🚧 Website Maintenance in Progress: Thank you for visiting! We are currently in the process of enhancing our website to serve you better. Please check back soon for our new and improved website.
If you are a traumatologist it is likely that you believe that not only the course of a life but even a personality may seem to change dramatically based on events. You may also believe that occurrence of these events, while made more or less probable by our own decisions, also has a large component of something that seems like pure chance.
In the novel Life After Life by Kate Atkinson, the hero, Ursula Todd, is followed through many incarnations, which have been determined both by even her small decisions and by chance. When she dies (as she does multiple times) in the course of events, Ursula Todd returns to her life at an earlier point.  Then a single moment changes her trajectory. The majority of Ursula’s adulthoods takes place in Britain during the repeated bombings of London during World War II. As an air raid marshal, she encounters many traumatic events (but this is not to say that other types of life trauma are neglected in the telling of her story).
The passage chosen here is a brief one. It portrays how a formerly stoic supervisory air marshal (perhaps we would say “numb” if she were to present as a candidate for psychotherapy), named Miss Woolf has finally taken all she can take after witnessing the death of a boy who had been assisting her. Ursula, one of her team members, becomes reciprocally more stoic after Miss Woolf finds herself overwhelmed. It is just one of many moments woven together in the flow of the novel which provides a brilliant and compelling demonstration of the role which trauma may play in the development of each individual.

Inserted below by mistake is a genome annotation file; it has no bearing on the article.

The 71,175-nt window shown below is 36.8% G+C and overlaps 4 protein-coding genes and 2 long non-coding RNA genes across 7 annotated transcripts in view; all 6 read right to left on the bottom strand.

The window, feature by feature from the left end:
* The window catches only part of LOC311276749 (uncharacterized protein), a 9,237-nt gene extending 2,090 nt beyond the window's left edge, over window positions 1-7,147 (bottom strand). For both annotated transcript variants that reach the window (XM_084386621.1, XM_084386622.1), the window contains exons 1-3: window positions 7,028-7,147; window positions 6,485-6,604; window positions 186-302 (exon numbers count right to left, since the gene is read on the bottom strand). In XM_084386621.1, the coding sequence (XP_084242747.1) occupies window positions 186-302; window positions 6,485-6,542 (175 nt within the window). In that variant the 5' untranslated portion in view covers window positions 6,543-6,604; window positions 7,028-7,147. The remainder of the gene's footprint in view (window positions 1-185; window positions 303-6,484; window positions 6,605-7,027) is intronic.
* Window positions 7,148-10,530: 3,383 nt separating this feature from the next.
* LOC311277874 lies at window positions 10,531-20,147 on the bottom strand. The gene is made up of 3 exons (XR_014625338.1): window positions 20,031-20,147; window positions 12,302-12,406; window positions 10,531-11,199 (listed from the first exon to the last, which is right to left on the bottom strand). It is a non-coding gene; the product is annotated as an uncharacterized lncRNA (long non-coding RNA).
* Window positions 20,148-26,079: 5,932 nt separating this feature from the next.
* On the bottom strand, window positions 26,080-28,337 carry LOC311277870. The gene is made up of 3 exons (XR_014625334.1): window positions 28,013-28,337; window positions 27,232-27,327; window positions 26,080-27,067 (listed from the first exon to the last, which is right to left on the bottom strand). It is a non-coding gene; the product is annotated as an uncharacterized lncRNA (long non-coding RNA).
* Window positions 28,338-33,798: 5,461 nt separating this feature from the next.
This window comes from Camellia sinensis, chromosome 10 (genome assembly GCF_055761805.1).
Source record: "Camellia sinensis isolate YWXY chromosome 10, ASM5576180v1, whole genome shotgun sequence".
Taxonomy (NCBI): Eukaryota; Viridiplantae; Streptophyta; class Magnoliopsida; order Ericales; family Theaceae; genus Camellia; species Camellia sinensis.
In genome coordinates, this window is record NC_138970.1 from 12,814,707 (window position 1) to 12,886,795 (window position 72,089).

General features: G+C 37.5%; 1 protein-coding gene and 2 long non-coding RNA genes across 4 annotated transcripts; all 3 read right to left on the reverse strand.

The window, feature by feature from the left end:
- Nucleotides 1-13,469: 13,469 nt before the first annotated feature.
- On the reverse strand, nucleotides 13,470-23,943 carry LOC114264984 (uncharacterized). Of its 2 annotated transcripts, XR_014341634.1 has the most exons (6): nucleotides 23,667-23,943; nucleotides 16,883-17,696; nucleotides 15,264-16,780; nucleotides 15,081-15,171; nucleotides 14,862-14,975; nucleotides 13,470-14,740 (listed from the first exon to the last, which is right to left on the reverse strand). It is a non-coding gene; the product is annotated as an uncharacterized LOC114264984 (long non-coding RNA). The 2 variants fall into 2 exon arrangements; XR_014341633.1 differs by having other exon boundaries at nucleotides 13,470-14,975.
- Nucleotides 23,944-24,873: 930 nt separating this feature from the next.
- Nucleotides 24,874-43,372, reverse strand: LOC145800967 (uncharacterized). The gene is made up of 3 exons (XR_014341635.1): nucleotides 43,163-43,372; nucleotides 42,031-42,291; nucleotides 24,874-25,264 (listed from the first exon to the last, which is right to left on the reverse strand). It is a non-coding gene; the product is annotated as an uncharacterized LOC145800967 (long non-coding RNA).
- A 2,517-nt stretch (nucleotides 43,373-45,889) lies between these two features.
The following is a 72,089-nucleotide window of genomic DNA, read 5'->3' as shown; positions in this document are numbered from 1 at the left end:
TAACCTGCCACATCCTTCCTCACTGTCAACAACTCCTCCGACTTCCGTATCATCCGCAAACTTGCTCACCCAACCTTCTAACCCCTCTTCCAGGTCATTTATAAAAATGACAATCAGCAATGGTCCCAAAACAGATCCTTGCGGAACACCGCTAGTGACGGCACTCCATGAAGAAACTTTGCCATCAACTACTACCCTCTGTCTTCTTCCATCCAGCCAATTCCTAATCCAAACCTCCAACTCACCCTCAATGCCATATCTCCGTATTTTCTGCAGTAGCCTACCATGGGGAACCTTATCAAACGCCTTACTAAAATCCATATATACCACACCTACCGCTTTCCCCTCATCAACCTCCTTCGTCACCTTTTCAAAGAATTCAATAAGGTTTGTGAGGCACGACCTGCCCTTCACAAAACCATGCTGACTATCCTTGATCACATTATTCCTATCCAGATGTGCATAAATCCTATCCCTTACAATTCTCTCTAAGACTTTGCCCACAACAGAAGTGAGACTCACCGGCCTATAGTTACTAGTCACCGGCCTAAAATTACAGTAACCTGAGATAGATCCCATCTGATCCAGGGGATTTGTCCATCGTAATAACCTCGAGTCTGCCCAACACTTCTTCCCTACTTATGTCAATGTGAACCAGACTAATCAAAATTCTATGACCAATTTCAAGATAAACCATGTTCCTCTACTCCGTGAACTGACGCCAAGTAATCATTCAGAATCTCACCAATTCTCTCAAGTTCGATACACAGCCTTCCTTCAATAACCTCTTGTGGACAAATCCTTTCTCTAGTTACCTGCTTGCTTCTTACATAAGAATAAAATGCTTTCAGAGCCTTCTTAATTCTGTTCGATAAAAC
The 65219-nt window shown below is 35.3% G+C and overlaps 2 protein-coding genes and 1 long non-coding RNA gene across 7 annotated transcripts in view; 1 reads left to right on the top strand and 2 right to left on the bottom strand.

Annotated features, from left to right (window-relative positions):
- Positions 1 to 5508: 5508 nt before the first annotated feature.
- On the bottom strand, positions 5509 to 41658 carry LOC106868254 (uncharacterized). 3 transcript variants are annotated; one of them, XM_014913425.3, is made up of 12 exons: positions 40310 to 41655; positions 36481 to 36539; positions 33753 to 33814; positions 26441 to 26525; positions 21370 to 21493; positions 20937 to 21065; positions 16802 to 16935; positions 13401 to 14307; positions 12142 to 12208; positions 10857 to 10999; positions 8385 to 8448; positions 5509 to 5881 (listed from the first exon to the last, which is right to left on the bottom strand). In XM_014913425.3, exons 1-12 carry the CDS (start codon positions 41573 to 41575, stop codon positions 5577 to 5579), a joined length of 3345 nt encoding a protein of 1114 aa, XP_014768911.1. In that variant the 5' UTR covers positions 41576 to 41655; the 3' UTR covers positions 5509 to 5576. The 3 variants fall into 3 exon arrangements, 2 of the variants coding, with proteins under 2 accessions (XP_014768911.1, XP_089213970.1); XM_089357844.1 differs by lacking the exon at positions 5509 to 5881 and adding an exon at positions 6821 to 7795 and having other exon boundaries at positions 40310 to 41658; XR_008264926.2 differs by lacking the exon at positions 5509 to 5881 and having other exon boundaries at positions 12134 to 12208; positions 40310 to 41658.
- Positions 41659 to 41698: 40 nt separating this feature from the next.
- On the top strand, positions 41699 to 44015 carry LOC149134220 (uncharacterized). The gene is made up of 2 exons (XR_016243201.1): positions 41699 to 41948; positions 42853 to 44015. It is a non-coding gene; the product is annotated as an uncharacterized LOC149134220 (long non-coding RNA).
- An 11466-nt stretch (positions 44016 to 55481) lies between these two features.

Miss. Woolf speaks to the boy:
‘Your mother will be awfully glad to see you come home tonight.’ Miss. Woolf said, joining the charade. She stifled a sob with her hand. Tony made no sign of having heard them and they watched as he slowly turned a deathly pale, the color of thin milk.
He had gone.

‘Oh, God,’ Miss Woolf cried. ‘I can’t bear it.’

‘But bear it we must.’ Ursula said, wiping away the snot and the tears and filth from her cheeks with the back of her hand and thinking how once this exchange would have been the other way round. (p 438)
Atkinson, Kate (2013) Life After Life. New York: Little Brown